As shown, there is a good agreement with the dynamic forces calculated during the flange contact that occurs on a curve. From the beginning to the end of the temporary history, several oscillations on the forces are observed, which are around the static load contribution in the case of normal forces, and around no load in the case of lateral and longitudinal forces. These oscillations are a direct result of the excitation in form of wheel profile irregularities, and due to the bogie stable running on both tangent track segments for the forward speed.

The results also show that the dynamic state obtained is analogue in both wheel-rail interaction areas. In the case of study of straight tracks there are no important lateral and longitudinal forces, and the normal problem is equal in both zones. Thereby, in such situation is enough to analyze the generation of normal forces on a single wheel of the train, in order to estimate the dynamic performance derivative of the passage of the wheel. Finally, it must be also pointed out that for the cases studied here, the most important normal contact mainly occurs on the inner wheel of the wheelset. Consequently, when studying the wheel- rail contact forces, the leading wheelset of the coach should always be focused.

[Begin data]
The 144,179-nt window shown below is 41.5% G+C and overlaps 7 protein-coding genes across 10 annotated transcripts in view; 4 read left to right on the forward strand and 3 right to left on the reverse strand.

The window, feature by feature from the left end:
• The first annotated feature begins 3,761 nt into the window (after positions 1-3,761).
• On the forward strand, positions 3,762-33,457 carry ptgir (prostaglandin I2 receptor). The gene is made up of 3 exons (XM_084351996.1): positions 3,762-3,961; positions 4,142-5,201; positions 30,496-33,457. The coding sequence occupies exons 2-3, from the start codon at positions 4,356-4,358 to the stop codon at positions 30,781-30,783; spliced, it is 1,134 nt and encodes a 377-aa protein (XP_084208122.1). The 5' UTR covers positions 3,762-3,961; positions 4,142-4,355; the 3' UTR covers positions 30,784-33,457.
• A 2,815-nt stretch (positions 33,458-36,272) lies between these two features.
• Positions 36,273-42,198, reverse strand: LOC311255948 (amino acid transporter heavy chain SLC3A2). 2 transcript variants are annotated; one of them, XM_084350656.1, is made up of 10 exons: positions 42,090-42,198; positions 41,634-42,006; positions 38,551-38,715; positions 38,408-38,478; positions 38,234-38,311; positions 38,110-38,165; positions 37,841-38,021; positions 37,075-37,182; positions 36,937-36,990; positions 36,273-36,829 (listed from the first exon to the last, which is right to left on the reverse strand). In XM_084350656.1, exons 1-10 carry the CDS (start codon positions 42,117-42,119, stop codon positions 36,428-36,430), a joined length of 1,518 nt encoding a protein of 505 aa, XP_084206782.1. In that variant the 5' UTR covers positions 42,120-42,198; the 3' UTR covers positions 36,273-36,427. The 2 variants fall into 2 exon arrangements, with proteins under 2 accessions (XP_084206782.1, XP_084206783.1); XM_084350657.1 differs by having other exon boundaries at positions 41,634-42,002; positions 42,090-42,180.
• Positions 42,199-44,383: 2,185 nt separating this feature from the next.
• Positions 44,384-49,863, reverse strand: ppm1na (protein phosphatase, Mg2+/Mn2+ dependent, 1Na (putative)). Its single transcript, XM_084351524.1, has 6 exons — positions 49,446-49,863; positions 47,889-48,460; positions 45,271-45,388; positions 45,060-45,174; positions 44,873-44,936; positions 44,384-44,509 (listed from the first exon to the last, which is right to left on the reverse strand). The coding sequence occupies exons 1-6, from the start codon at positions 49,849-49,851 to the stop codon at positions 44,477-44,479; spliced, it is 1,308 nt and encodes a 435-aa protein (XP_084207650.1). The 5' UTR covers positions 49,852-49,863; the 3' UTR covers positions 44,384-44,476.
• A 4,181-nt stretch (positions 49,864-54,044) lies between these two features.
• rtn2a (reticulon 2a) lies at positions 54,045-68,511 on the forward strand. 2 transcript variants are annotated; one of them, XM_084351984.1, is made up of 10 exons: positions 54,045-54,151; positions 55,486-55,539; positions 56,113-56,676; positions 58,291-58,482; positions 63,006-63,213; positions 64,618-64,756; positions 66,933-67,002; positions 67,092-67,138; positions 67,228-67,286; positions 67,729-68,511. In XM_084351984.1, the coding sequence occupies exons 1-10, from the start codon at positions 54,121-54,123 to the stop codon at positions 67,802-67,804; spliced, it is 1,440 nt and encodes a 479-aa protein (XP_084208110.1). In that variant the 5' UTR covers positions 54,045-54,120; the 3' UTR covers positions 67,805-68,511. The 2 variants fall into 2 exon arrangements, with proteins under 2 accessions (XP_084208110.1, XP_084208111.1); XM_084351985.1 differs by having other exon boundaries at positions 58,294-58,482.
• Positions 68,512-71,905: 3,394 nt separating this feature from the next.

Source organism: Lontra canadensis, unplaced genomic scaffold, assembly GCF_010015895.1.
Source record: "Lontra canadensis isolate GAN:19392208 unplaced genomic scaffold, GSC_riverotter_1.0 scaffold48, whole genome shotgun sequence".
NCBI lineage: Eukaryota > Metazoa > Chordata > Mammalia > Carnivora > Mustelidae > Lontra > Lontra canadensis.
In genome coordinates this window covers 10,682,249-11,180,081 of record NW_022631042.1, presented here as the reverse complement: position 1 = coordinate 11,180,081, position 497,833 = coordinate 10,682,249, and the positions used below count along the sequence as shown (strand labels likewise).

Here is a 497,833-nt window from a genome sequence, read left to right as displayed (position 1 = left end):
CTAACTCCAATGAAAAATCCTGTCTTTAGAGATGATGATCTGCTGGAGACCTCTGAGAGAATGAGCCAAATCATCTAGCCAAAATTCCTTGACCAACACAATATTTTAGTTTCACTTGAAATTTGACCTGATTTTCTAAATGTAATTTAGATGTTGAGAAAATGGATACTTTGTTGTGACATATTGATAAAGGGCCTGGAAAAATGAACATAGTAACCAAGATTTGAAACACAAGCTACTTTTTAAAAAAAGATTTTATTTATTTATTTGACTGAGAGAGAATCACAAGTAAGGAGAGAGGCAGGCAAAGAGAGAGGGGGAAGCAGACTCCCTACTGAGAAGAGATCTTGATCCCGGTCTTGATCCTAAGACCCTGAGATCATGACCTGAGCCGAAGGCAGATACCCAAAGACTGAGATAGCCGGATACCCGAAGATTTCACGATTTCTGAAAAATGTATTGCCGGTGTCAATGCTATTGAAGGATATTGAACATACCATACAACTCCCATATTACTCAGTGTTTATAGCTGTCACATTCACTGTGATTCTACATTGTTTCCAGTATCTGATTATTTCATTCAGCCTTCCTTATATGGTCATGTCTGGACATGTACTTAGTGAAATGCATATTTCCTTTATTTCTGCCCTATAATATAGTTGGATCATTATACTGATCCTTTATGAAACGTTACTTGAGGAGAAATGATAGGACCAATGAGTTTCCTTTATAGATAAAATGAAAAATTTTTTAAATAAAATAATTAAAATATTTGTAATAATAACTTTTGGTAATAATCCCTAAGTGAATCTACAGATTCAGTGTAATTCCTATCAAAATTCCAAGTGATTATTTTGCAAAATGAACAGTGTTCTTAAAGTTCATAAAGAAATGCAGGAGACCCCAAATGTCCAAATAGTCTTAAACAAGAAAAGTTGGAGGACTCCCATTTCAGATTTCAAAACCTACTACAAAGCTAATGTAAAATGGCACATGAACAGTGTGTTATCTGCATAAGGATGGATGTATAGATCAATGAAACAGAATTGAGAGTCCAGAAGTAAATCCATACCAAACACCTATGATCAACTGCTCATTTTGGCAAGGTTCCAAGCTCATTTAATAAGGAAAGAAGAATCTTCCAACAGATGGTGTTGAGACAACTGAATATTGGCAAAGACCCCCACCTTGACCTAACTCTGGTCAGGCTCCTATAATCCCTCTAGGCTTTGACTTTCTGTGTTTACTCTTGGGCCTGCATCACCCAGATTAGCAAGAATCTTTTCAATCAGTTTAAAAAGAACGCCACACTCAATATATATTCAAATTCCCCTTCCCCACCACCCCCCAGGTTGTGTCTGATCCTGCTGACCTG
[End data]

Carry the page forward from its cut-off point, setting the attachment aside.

**Conclusions and final remarks**

Through the review for important published papers and investigations on wheel-rail contact, many progresses in this field have been made in the past. These studies are mainly based on numerical procedures and laboratory experiments. Nevertheless, it is very necessary advanced numerical methods in order to predict dynamic interaction efficiently in a short period of time.